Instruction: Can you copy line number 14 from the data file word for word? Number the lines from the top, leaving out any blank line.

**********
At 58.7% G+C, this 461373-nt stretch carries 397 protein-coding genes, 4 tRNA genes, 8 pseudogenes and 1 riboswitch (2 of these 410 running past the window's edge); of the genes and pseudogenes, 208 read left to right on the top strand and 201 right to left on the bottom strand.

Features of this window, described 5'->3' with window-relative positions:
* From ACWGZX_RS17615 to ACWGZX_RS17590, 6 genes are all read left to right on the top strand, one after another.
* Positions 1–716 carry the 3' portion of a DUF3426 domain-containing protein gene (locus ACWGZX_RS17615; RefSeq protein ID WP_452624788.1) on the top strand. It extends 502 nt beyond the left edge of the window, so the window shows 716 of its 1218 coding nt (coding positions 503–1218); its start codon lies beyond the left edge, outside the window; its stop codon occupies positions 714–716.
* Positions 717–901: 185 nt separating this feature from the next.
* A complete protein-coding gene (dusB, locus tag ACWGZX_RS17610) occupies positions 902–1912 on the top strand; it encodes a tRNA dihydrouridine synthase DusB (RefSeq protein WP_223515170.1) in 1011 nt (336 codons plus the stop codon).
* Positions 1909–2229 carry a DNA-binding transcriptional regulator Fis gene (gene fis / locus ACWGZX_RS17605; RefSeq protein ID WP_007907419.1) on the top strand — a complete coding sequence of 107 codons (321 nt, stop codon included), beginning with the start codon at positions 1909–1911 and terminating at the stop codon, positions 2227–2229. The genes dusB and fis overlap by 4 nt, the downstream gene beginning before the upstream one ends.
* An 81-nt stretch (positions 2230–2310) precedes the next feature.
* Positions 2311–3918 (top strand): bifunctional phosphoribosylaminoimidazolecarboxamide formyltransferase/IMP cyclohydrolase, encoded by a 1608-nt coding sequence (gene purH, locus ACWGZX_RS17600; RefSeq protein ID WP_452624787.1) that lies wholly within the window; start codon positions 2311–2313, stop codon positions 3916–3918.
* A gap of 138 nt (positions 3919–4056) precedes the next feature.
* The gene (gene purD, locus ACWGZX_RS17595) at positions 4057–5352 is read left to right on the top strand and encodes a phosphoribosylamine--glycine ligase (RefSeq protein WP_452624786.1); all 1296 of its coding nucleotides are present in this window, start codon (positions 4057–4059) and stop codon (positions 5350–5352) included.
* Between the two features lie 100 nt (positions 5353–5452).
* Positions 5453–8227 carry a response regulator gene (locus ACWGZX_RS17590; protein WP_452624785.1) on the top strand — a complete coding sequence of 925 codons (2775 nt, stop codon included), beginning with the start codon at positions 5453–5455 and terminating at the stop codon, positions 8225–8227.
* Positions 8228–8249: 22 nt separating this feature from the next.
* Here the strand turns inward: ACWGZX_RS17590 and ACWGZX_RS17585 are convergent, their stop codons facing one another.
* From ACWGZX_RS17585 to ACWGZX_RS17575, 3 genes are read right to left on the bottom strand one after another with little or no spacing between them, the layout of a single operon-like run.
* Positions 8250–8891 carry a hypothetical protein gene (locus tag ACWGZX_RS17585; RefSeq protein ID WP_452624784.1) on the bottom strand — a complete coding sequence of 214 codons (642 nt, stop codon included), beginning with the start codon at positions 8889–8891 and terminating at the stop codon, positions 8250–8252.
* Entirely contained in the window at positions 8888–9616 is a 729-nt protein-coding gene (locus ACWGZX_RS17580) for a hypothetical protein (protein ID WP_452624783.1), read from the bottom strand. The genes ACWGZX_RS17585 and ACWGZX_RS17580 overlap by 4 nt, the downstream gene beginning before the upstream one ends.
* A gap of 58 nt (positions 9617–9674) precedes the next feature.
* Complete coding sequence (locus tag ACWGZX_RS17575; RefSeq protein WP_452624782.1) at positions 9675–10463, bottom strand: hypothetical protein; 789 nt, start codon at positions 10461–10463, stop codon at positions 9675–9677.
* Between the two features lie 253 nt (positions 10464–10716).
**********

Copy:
* Positions 8228–8249: 22 nt separating this feature from the next.